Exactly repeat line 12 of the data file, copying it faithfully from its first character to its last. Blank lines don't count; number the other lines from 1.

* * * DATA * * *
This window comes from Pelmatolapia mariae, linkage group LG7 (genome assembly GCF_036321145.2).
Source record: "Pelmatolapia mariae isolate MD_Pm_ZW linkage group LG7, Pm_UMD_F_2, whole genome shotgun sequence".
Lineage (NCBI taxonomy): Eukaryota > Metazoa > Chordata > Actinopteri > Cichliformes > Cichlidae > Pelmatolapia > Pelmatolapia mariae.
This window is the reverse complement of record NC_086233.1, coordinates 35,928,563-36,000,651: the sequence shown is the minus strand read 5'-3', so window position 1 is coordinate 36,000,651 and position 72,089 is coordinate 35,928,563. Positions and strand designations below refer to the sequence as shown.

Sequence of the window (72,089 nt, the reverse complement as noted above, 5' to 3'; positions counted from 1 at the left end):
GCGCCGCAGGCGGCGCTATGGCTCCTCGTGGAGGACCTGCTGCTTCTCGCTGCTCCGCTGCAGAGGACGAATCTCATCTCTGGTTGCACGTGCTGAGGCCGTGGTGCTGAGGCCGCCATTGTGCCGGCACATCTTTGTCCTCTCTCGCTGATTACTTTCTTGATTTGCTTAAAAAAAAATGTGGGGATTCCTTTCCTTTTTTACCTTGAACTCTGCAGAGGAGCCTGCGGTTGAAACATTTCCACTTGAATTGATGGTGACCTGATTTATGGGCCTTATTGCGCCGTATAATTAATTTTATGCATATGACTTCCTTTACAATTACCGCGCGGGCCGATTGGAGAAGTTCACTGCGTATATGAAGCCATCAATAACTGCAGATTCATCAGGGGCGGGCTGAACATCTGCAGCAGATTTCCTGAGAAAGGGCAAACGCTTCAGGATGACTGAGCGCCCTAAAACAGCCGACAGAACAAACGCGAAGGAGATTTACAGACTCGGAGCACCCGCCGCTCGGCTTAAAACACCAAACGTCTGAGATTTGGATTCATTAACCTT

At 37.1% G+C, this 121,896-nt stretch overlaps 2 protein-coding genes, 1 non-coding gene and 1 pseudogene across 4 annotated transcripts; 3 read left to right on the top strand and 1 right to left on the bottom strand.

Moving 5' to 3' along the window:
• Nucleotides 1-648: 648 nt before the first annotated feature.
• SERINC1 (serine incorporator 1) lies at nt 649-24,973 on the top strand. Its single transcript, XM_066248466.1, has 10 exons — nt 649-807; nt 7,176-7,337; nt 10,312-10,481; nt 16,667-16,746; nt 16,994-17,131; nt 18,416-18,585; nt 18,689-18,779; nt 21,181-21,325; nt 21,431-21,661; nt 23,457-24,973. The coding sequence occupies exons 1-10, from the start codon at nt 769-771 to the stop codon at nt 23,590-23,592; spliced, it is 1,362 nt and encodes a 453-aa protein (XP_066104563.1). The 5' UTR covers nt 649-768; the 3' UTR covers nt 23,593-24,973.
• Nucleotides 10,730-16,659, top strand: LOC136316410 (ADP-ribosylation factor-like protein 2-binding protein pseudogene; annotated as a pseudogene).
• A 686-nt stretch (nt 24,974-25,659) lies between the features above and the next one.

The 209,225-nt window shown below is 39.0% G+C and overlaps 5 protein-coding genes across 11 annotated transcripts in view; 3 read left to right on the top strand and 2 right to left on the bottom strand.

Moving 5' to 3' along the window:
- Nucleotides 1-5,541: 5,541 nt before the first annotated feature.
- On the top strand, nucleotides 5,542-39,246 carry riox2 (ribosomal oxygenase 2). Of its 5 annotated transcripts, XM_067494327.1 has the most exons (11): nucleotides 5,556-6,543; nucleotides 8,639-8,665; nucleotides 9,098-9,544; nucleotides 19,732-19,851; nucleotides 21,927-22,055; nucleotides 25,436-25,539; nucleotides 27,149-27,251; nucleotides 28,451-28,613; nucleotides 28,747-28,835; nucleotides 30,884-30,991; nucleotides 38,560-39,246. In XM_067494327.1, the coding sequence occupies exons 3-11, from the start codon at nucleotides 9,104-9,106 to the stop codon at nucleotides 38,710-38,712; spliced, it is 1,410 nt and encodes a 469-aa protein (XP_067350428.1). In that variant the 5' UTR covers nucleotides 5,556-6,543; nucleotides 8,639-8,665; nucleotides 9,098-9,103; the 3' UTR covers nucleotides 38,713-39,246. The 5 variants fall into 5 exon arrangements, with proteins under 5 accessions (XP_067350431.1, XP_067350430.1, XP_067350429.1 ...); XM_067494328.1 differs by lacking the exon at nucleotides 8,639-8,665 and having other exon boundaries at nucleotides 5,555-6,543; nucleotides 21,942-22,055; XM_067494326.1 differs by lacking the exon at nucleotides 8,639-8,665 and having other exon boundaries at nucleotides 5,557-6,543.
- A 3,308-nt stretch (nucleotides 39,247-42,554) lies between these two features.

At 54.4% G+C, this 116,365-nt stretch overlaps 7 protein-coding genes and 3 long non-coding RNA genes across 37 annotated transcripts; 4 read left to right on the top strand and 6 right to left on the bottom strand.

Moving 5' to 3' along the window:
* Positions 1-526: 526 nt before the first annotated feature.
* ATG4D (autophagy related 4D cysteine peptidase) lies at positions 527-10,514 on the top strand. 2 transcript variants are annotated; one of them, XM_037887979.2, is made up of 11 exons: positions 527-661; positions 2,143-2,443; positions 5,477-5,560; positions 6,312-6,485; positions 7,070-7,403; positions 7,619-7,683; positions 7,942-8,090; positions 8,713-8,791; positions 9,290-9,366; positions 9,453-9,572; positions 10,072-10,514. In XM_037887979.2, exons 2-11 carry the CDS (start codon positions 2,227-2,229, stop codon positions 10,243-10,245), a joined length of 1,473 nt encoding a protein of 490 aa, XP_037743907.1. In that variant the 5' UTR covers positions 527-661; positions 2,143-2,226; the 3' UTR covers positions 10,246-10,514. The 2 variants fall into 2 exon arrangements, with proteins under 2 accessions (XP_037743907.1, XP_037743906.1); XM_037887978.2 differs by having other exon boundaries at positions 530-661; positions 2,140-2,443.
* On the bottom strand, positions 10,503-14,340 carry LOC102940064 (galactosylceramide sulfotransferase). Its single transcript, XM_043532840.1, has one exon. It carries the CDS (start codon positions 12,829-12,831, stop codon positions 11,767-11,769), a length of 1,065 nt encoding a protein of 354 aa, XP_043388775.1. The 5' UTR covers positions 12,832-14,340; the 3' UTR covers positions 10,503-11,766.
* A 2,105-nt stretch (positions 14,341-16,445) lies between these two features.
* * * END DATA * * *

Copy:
• A 686-nt stretch (nt 24,974-25,659) lies between the features above and the next one.